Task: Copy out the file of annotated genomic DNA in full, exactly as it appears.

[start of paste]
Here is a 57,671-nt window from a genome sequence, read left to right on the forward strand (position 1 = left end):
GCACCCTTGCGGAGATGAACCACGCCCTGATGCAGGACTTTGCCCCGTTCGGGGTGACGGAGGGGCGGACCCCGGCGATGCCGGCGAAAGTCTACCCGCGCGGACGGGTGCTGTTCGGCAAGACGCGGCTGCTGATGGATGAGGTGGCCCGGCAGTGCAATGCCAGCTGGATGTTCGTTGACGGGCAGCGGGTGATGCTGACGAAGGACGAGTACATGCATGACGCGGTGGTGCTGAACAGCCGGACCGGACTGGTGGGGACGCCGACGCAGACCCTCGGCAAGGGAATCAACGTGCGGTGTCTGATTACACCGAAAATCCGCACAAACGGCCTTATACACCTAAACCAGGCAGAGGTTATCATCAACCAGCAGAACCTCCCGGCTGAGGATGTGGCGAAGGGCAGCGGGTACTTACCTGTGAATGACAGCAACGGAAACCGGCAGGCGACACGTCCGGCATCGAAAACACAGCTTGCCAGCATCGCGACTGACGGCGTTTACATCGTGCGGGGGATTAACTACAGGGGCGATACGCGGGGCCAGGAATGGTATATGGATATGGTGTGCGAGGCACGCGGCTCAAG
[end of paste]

Here is a 57,671-nt window from a genome sequence, read left to right on the forward strand (position 1 = left end):
GCACCCTTGCGGAGATGAACCACGCCCTGATGCAGGACTTTGCCCCGTTCGGGGTGACGGAGGGGCGGACCCCGGCGATGCCGGCGAAAGTCTACCCGCGCGGACGGGTGCTGTTCGGCAAGACGCGGCTGCTGATGGATGAGGTGGCCCGGCAGTGCAATGCCAGCTGGATGTTCGTTGACGGGCAGCGGGTGATGCTGACGAAGGACGAGTACATGCATGACGCGGTGGTGCTGAACAGCCGGACCGGACTGGTGGGGACGCCGACGCAGACCCTCGGCAAGGGAATCAACGTGCGGTGTCTGATTACACCGAAAATCCGCACAAACGGCCTTATACACCTAAACCAGGCAGAGGTTATCATCAACCAGCAGAACCTCCCGGCTGAGGATGTGGCGAAGGGCAGCGGGTACTTACCTGTGAATGACAGCAACGGAAACCGGCAGGCGACACGTCCGGCATCGAAAACACAGCTTGCCAGCATCGCGACTGACGGCGTTTACATCGTGCGGGGGATTAACTACAGGGGCGATACGCGGGGCCAGGAATGGTATATGGATATGGTGTGCGAGGCACGCGGCTCAAG